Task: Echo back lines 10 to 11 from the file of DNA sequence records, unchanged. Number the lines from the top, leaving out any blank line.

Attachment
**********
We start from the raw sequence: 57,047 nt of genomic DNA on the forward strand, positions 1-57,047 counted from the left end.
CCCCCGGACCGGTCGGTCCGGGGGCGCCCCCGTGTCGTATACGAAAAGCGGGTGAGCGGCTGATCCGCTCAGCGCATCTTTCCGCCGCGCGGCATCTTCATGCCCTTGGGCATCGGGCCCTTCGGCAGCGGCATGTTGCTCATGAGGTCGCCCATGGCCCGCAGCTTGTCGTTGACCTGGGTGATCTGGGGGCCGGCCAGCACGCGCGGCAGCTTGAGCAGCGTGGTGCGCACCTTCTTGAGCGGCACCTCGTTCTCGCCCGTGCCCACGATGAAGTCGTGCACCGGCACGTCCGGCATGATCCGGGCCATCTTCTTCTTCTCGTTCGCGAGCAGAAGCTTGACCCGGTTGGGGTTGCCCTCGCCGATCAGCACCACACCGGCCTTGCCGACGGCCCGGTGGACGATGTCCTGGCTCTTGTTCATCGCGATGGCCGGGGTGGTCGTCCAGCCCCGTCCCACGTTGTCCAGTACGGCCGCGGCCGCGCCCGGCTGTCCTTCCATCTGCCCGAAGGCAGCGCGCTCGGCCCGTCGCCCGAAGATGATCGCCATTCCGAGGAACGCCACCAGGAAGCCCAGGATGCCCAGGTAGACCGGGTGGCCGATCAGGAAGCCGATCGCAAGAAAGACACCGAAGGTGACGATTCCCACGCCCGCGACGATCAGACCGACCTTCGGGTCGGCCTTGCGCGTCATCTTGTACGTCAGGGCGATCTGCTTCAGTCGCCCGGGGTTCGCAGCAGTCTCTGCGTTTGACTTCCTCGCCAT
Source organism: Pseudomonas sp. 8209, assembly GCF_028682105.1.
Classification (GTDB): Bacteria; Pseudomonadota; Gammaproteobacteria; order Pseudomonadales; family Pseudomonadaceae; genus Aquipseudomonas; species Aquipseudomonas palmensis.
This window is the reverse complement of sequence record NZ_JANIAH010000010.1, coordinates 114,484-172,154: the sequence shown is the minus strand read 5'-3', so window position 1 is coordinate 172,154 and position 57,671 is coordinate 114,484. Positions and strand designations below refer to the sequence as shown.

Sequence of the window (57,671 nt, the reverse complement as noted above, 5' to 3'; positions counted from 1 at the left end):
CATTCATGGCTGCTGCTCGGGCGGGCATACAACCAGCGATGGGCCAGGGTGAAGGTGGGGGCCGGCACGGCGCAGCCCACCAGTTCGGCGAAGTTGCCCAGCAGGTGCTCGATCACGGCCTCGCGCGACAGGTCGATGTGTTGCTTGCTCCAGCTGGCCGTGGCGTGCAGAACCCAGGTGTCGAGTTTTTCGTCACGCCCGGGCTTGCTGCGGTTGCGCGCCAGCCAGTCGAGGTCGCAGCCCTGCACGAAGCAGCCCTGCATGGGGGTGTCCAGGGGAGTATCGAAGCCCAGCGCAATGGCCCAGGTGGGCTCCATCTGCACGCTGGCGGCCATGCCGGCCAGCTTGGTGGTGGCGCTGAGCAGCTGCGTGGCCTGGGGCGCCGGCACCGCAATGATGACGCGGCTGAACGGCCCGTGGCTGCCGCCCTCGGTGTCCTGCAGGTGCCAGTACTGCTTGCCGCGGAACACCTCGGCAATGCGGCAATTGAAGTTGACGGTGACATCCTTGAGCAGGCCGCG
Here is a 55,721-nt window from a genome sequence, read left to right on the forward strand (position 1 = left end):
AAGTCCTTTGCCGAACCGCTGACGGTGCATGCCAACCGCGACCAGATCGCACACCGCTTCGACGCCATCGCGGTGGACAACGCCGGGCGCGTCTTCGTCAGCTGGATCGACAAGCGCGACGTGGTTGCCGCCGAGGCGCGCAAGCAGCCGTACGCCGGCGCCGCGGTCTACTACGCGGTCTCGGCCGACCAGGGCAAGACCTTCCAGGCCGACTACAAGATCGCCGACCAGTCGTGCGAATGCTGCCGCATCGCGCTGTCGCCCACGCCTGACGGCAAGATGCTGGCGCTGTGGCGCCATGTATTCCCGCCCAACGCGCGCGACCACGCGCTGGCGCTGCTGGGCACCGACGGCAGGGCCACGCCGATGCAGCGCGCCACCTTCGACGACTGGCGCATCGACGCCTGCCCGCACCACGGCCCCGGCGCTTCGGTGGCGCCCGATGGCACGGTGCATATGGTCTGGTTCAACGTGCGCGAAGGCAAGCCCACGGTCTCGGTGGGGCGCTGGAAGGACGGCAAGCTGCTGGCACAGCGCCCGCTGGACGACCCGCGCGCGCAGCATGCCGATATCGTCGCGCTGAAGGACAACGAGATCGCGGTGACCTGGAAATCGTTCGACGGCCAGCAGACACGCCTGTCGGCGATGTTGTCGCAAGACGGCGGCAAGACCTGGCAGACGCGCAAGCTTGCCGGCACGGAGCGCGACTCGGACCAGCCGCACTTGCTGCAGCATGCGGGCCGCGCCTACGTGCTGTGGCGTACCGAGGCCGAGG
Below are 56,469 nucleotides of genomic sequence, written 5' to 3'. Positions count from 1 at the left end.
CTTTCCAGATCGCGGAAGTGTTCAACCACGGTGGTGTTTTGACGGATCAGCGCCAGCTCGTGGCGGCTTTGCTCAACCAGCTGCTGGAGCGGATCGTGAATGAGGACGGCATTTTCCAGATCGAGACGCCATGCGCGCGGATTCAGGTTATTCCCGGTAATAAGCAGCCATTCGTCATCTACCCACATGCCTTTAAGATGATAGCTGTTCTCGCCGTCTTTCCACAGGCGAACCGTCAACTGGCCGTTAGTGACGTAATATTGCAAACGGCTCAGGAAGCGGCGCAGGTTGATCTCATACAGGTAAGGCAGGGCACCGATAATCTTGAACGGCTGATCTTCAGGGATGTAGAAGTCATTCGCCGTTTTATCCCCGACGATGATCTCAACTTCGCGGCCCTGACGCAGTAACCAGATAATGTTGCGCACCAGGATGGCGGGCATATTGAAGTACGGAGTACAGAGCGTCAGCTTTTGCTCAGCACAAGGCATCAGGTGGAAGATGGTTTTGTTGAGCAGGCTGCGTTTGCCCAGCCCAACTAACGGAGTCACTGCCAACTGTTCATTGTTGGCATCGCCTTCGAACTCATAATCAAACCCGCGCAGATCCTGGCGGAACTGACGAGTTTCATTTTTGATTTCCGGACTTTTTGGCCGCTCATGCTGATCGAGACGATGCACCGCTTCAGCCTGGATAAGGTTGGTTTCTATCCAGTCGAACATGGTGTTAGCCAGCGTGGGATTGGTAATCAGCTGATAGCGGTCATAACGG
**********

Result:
Below are 56,469 nucleotides of genomic sequence, written 5' to 3'. Positions count from 1 at the left end.
CTTTCCAGATCGCGGAAGTGTTCAACCACGGTGGTGTTTTGACGGATCAGCGCCAGCTCGTGGCGGCTTTGCTCAACCAGCTGCTGGAGCGGATCGTGAATGAGGACGGCATTTTCCAGATCGAGACGCCATGCGCGCGGATTCAGGTTATTCCCGGTAATAAGCAGCCATTCGTCATCTACCCACATGCCTTTAAGATGATAGCTGTTCTCGCCGTCTTTCCACAGGCGAACCGTCAACTGGCCGTTAGTGACGTAATATTGCAAACGGCTCAGGAAGCGGCGCAGGTTGATCTCATACAGGTAAGGCAGGGCACCGATAATCTTGAACGGCTGATCTTCAGGGATGTAGAAGTCATTCGCCGTTTTATCCCCGACGATGATCTCAACTTCGCGGCCCTGACGCAGTAACCAGATAATGTTGCGCACCAGGATGGCGGGCATATTGAAGTACGGAGTACAGAGCGTCAGCTTTTGCTCAGCACAAGGCATCAGGTGGAAGATGGTTTTGTTGAGCAGGCTGCGTTTGCCCAGCCCAACTAACGGAGTCACTGCCAACTGTTCATTGTTGGCATCGCCTTCGAACTCATAATCAAACCCGCGCAGATCCTGGCGGAACTGACGAGTTTCATTTTTGATTTCCGGACTTTTTGGCCGCTCATGCTGATCGAGACGATGCACCGCTTCAGCCTGGATAAGGTTGGTTTCTATCCAGTCGAACATGGTGTTAGCCAGCGTGGGATTGGTAATCAGCTGATAGCGGTCATAACGG